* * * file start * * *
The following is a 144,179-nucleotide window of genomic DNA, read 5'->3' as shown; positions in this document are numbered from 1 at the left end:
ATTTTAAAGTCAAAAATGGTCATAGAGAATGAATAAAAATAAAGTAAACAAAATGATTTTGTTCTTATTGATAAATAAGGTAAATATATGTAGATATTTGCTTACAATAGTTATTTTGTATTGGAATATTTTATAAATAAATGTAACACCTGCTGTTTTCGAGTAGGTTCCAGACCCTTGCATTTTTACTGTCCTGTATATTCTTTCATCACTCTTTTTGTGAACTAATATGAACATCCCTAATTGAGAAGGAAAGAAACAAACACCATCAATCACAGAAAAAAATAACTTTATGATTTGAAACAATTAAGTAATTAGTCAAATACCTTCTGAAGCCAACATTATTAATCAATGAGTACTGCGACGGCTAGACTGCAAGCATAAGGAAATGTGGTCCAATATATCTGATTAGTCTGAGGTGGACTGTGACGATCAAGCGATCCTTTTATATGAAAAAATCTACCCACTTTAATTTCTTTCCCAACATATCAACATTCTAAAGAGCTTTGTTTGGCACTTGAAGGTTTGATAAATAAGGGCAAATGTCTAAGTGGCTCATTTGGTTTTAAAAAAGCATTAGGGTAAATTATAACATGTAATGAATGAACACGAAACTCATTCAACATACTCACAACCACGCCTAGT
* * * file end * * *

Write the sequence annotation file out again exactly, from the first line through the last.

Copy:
The following is a 144,179-nucleotide window of genomic DNA, read 5'->3' as shown; positions in this document are numbered from 1 at the left end:
ATTTTAAAGTCAAAAATGGTCATAGAGAATGAATAAAAATAAAGTAAACAAAATGATTTTGTTCTTATTGATAAATAAGGTAAATATATGTAGATATTTGCTTACAATAGTTATTTTGTATTGGAATATTTTATAAATAAATGTAACACCTGCTGTTTTCGAGTAGGTTCCAGACCCTTGCATTTTTACTGTCCTGTATATTCTTTCATCACTCTTTTTGTGAACTAATATGAACATCCCTAATTGAGAAGGAAAGAAACAAACACCATCAATCACAGAAAAAAATAACTTTATGATTTGAAACAATTAAGTAATTAGTCAAATACCTTCTGAAGCCAACATTATTAATCAATGAGTACTGCGACGGCTAGACTGCAAGCATAAGGAAATGTGGTCCAATATATCTGATTAGTCTGAGGTGGACTGTGACGATCAAGCGATCCTTTTATATGAAAAAATCTACCCACTTTAATTTCTTTCCCAACATATCAACATTCTAAAGAGCTTTGTTTGGCACTTGAAGGTTTGATAAATAAGGGCAAATGTCTAAGTGGCTCATTTGGTTTTAAAAAAGCATTAGGGTAAATTATAACATGTAATGAATGAACACGAAACTCATTCAACATACTCACAACCACGCCTAGT